IKEA stores take you on a tour of a large home. You can see what each object would look like in your house, pick things up, sit on chairs, sofas and beds and even play with the toys in the kids’ room section. Shoppers who ‘only came in for one thing’ are guided around the entire store and forced to walk through every section, so there’s a big chance they’ll pick up additional items they didn’t know they wanted or needed before they get to the checkout.

4. Create a ‘treasure hunt’ experience

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Have you ever gone shopping and found something at the back of a shelf that was exactly what you were looking for? Or an amazing item you didn’t know you wanted for an incredible price? It feels like you’ve won a prize and it’s surprisingly addictive. That’s the tactic the likes of TK Maxx use to keep shoppers coming back to their stores. Customers never know what they’re going to find when they walk in, as stock differs between branches and changes almost weekly.

Lidl and Aldi also use this tactic with their ‘middle aisles’ which change every two or three weeks. Shoppers visit the stores to get their hands on certain items before they sell out, while others may spontaneously check out the middle aisle during their regular food shop and end up buying items they never intended to purchase.

Treasure hunt experiences can help to encourage ‘on the spot’ purchases because shoppers are worried that they may never see that item again! It doesn’t work for every retail store, but even introducing a few limited edition items can help to increase both footfall and sales.

5. Make their experience as convenient as possible

Many retailers have introduced self-checkouts in their stores to make shopping with them quicker and easier, but queuing is still part of doing your weekly shop. Amazon Go seeks to change that by removing checkouts altogether! All you need is a phone with the Amazon app; then you can enter the store, grab what you need and leave.

Changing your store this dramatically may not be possible – the number of cameras and sensors needed to detect when someone has picked up an item (and chosen whether to take it or put it back) is astronomical! Sainsbury’s, for example, is trialling a checkout-free experience which doesn’t need hundreds of cameras. The most important part? Customers can still use a traditional checkout if they want to, so they’re not alienating those who aren’t so tech-savvy.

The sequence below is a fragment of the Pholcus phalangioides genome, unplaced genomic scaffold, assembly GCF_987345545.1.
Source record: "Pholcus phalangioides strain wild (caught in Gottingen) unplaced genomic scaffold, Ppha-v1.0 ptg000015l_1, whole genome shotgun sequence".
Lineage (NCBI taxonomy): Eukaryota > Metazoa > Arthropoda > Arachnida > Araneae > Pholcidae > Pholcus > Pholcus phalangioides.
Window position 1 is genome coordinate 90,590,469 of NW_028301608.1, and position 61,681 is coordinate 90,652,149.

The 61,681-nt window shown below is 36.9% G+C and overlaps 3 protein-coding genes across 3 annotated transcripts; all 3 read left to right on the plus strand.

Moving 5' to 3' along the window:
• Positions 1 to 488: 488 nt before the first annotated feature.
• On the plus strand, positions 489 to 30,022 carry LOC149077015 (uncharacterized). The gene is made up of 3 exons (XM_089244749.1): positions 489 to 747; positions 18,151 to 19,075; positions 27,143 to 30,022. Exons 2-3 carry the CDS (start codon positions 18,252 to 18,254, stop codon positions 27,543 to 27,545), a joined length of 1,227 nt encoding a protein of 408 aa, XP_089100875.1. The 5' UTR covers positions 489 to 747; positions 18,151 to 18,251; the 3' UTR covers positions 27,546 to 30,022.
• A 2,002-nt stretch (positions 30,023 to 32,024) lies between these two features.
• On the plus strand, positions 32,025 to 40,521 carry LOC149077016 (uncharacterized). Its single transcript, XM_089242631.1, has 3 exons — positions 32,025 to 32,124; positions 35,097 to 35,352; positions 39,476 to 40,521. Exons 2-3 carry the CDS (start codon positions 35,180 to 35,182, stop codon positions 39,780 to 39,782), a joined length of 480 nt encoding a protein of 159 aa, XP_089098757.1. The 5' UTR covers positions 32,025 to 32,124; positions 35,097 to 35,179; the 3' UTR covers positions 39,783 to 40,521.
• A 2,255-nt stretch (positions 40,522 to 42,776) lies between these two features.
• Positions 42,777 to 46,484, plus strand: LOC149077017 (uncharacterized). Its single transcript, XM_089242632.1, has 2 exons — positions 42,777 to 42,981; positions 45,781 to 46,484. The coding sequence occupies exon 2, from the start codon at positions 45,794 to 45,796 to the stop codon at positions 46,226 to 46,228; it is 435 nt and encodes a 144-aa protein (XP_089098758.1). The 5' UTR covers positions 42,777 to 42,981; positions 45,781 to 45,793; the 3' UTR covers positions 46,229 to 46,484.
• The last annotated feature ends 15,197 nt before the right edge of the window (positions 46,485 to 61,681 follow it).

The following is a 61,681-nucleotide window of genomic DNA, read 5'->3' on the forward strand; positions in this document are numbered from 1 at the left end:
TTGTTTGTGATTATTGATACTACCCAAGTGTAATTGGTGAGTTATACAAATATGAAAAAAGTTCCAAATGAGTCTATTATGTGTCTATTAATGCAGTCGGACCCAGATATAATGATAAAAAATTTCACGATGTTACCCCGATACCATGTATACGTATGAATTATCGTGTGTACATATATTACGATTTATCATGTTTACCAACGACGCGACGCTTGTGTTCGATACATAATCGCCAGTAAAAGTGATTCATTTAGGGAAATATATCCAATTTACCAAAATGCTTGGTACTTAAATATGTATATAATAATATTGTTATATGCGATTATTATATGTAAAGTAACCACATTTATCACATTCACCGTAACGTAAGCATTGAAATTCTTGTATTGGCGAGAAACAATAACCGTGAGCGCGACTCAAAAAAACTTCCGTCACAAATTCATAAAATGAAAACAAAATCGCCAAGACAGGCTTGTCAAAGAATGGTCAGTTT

6. Make sure your products are location relevant

It’s commonplace to tailor your stores’ ranges by location – after all, shoppers in London are going to want and need very different things to those on the Isle of Wight – but how much do you really know about your customers and are you getting it right? A high number of returns and a declining number of sales could mean you’re having a hard time understanding what your customers want.

To really know your customer, you need be collecting the right data. Tools such as Feefo’s Performance Profiling automatically identify themes in your customer feedback, so if a particular store keeps cropping up in a negative context, you can see customers are complaining and make meaningful changes they’ll care about.

Removing your checkouts or putting a hairdresser’s in your store might not be the best way to improve your customers’ shopping experience. Collecting and listening to your customer feedback will help you identify where your stores are failing to match your customers’ expectations and highlight how improvements can be made. Tools like Feefo Places allow you to collect feedback from in-store customers and measure individual store performance.

To find out more about how Feefo can help you improve your in-store experience and keep your customers coming back to your stores, get in touch with our friendly team today